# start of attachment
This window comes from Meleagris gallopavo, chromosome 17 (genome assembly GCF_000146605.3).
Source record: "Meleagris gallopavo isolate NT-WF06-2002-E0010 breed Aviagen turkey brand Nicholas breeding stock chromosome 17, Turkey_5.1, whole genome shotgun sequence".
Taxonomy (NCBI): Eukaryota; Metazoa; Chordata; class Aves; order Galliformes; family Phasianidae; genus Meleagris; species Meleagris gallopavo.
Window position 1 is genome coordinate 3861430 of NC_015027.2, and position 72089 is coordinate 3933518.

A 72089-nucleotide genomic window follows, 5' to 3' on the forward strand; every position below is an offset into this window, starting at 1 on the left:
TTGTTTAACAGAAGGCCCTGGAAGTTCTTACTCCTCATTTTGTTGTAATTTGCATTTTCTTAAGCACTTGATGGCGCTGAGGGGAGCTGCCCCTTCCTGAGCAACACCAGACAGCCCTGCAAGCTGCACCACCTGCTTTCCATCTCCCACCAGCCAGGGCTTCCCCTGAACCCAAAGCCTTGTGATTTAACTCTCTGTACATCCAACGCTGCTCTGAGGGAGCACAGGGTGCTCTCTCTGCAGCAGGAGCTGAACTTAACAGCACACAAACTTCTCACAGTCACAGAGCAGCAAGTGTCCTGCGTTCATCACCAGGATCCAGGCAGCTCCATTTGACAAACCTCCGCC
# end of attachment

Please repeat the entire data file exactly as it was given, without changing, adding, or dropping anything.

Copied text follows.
This window comes from Meleagris gallopavo, chromosome 17 (genome assembly GCF_000146605.3).
Source record: "Meleagris gallopavo isolate NT-WF06-2002-E0010 breed Aviagen turkey brand Nicholas breeding stock chromosome 17, Turkey_5.1, whole genome shotgun sequence".
Taxonomy (NCBI): Eukaryota; Metazoa; Chordata; class Aves; order Galliformes; family Phasianidae; genus Meleagris; species Meleagris gallopavo.
Window position 1 is genome coordinate 3861430 of NC_015027.2, and position 72089 is coordinate 3933518.

A 72089-nucleotide genomic window follows, 5' to 3' on the forward strand; every position below is an offset into this window, starting at 1 on the left:
TTGTTTAACAGAAGGCCCTGGAAGTTCTTACTCCTCATTTTGTTGTAATTTGCATTTTCTTAAGCACTTGATGGCGCTGAGGGGAGCTGCCCCTTCCTGAGCAACACCAGACAGCCCTGCAAGCTGCACCACCTGCTTTCCATCTCCCACCAGCCAGGGCTTCCCCTGAACCCAAAGCCTTGTGATTTAACTCTCTGTACATCCAACGCTGCTCTGAGGGAGCACAGGGTGCTCTCTCTGCAGCAGGAGCTGAACTTAACAGCACACAAACTTCTCACAGTCACAGAGCAGCAAGTGTCCTGCGTTCATCACCAGGATCCAGGCAGCTCCATTTGACAAACCTCCGCC